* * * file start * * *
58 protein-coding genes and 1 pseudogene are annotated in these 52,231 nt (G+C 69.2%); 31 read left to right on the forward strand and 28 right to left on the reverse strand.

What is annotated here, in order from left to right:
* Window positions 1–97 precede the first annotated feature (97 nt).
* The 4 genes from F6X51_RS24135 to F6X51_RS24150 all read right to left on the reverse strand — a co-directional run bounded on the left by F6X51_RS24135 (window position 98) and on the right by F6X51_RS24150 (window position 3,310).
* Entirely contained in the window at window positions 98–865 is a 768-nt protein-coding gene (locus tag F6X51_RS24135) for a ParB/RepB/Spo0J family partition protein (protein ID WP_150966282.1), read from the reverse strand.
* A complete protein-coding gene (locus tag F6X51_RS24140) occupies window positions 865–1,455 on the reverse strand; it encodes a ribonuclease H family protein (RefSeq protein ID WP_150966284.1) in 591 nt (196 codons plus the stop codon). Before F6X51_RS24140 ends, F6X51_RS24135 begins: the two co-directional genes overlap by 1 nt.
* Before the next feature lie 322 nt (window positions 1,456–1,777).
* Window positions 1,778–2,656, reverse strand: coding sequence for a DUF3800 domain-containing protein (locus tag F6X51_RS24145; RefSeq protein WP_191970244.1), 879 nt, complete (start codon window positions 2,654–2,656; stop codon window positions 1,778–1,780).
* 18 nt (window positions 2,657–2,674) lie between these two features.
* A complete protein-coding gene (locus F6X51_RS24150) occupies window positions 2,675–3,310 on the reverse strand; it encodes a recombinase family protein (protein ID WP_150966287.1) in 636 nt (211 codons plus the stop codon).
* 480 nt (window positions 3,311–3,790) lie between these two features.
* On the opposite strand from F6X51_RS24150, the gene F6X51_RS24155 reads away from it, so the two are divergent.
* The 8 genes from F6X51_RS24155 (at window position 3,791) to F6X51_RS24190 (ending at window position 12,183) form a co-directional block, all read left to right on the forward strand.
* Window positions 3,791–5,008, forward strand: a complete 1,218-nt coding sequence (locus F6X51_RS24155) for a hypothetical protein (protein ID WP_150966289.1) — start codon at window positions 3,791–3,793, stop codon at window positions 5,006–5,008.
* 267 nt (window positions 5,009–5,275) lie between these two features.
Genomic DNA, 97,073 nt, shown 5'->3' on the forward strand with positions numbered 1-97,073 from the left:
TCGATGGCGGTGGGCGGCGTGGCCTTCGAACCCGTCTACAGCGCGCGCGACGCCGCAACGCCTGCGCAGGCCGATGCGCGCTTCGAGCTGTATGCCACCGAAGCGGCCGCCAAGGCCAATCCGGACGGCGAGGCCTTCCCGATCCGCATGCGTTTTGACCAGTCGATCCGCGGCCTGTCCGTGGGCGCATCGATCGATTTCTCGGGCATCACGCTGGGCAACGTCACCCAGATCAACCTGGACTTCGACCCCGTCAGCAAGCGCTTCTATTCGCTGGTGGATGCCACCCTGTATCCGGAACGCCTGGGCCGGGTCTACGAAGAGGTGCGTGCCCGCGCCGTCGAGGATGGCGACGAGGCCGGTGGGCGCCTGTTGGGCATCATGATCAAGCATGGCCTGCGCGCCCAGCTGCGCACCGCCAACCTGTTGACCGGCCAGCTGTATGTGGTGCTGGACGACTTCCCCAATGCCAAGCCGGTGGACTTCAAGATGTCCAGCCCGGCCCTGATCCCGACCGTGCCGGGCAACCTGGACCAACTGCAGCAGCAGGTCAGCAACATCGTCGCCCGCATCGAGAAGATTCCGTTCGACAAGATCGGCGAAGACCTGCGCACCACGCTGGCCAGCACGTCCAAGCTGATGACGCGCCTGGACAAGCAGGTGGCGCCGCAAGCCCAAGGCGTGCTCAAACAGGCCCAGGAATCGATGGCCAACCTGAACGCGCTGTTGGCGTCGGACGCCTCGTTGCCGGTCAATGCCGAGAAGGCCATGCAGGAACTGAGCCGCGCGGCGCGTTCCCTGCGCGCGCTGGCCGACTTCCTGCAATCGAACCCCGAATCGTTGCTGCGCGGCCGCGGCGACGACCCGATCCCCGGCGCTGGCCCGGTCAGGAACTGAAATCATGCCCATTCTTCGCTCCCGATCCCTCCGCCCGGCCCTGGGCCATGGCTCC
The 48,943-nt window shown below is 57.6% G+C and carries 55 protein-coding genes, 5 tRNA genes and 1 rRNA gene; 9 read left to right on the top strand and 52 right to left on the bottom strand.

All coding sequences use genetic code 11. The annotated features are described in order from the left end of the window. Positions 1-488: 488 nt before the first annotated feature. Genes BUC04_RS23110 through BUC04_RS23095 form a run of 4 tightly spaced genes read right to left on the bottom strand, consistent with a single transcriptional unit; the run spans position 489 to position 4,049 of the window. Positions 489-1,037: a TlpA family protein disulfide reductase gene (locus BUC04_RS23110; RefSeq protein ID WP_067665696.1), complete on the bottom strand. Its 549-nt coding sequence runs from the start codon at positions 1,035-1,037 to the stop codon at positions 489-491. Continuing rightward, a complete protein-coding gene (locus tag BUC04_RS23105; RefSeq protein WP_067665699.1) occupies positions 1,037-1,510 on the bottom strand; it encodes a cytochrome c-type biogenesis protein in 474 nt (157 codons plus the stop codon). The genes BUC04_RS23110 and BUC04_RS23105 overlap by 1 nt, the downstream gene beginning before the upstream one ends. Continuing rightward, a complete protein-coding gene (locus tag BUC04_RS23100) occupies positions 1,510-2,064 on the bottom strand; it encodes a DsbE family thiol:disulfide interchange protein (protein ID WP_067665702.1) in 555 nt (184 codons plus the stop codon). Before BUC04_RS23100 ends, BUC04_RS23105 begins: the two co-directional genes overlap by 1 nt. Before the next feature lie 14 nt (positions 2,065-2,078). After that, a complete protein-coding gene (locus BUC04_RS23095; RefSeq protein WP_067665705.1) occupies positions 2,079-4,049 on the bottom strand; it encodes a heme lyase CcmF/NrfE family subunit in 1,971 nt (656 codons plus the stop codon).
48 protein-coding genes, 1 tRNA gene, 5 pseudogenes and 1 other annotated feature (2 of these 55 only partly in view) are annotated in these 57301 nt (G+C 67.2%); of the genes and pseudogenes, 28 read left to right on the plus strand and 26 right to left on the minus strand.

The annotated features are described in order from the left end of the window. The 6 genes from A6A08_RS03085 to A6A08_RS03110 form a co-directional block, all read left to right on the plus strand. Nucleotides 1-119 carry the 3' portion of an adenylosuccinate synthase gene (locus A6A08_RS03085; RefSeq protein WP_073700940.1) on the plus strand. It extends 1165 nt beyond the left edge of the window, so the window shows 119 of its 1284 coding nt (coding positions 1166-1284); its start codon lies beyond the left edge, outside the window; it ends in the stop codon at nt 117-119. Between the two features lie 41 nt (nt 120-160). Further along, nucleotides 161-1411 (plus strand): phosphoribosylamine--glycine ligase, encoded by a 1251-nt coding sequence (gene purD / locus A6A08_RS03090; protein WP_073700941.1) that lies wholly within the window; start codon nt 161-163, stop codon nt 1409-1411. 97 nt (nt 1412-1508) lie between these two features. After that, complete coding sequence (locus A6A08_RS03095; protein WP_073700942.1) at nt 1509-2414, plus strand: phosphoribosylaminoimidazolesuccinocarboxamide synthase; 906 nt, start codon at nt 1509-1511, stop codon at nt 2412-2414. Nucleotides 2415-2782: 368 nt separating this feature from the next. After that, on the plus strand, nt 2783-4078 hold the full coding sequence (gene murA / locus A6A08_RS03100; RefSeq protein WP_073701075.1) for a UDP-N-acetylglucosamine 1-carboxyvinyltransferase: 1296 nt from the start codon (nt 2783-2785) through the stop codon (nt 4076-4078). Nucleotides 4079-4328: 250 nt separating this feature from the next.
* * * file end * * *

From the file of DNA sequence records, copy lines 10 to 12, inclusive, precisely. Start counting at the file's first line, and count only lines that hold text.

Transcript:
* A complete protein-coding gene (locus F6X51_RS24150) occupies window positions 2,675–3,310 on the reverse strand; it encodes a recombinase family protein (protein ID WP_150966287.1) in 636 nt (211 codons plus the stop codon).
* 480 nt (window positions 3,311–3,790) lie between these two features.
* On the opposite strand from F6X51_RS24150, the gene F6X51_RS24155 reads away from it, so the two are divergent.